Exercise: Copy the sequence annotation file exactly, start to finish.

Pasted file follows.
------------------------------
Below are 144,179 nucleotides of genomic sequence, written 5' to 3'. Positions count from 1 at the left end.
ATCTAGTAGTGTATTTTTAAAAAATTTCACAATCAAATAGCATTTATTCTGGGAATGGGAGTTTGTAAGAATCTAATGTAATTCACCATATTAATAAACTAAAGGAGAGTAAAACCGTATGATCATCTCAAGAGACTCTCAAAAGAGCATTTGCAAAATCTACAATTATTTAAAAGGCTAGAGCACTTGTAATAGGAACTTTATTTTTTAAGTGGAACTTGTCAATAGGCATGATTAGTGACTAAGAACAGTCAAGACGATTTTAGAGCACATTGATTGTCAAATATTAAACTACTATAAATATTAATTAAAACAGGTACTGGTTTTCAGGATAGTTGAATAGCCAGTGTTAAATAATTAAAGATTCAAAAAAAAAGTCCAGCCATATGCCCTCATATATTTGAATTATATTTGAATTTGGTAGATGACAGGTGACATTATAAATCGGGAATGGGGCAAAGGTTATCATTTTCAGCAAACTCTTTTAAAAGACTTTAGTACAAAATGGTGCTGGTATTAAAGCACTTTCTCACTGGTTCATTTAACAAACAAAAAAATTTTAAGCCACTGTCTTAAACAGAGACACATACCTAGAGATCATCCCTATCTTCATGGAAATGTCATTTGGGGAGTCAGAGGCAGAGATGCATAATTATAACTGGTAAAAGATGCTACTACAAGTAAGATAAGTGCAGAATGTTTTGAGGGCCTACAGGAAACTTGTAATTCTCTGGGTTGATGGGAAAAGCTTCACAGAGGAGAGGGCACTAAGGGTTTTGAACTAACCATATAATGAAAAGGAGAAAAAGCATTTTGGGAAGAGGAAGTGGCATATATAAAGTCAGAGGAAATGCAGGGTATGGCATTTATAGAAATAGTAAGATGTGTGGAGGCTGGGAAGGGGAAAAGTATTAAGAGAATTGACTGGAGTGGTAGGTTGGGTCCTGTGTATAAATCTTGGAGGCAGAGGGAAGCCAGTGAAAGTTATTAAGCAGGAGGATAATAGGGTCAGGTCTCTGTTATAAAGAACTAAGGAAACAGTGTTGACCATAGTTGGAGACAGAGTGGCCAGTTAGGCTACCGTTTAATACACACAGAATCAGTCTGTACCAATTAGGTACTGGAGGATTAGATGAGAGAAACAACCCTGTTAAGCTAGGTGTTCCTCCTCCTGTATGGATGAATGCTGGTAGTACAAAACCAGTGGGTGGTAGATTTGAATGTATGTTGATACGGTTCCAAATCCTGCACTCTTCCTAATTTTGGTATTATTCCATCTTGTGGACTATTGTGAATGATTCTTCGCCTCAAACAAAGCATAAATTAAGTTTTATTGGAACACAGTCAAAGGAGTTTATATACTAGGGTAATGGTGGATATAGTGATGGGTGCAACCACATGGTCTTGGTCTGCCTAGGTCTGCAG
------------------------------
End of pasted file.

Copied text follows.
Below are 144,179 nucleotides of genomic sequence, written 5' to 3'. Positions count from 1 at the left end.
ATCTAGTAGTGTATTTTTAAAAAATTTCACAATCAAATAGCATTTATTCTGGGAATGGGAGTTTGTAAGAATCTAATGTAATTCACCATATTAATAAACTAAAGGAGAGTAAAACCGTATGATCATCTCAAGAGACTCTCAAAAGAGCATTTGCAAAATCTACAATTATTTAAAAGGCTAGAGCACTTGTAATAGGAACTTTATTTTTTAAGTGGAACTTGTCAATAGGCATGATTAGTGACTAAGAACAGTCAAGACGATTTTAGAGCACATTGATTGTCAAATATTAAACTACTATAAATATTAATTAAAACAGGTACTGGTTTTCAGGATAGTTGAATAGCCAGTGTTAAATAATTAAAGATTCAAAAAAAAAGTCCAGCCATATGCCCTCATATATTTGAATTATATTTGAATTTGGTAGATGACAGGTGACATTATAAATCGGGAATGGGGCAAAGGTTATCATTTTCAGCAAACTCTTTTAAAAGACTTTAGTACAAAATGGTGCTGGTATTAAAGCACTTTCTCACTGGTTCATTTAACAAACAAAAAAATTTTAAGCCACTGTCTTAAACAGAGACACATACCTAGAGATCATCCCTATCTTCATGGAAATGTCATTTGGGGAGTCAGAGGCAGAGATGCATAATTATAACTGGTAAAAGATGCTACTACAAGTAAGATAAGTGCAGAATGTTTTGAGGGCCTACAGGAAACTTGTAATTCTCTGGGTTGATGGGAAAAGCTTCACAGAGGAGAGGGCACTAAGGGTTTTGAACTAACCATATAATGAAAAGGAGAAAAAGCATTTTGGGAAGAGGAAGTGGCATATATAAAGTCAGAGGAAATGCAGGGTATGGCATTTATAGAAATAGTAAGATGTGTGGAGGCTGGGAAGGGGAAAAGTATTAAGAGAATTGACTGGAGTGGTAGGTTGGGTCCTGTGTATAAATCTTGGAGGCAGAGGGAAGCCAGTGAAAGTTATTAAGCAGGAGGATAATAGGGTCAGGTCTCTGTTATAAAGAACTAAGGAAACAGTGTTGACCATAGTTGGAGACAGAGTGGCCAGTTAGGCTACCGTTTAATACACACAGAATCAGTCTGTACCAATTAGGTACTGGAGGATTAGATGAGAGAAACAACCCTGTTAAGCTAGGTGTTCCTCCTCCTGTATGGATGAATGCTGGTAGTACAAAACCAGTGGGTGGTAGATTTGAATGTATGTTGATACGGTTCCAAATCCTGCACTCTTCCTAATTTTGGTATTATTCCATCTTGTGGACTATTGTGAATGATTCTTCGCCTCAAACAAAGCATAAATTAAGTTTTATTGGAACACAGTCAAAGGAGTTTATATACTAGGGTAATGGTGGATATAGTGATGGGTGCAACCACATGGTCTTGGTCTGCCTAGGTCTGCAG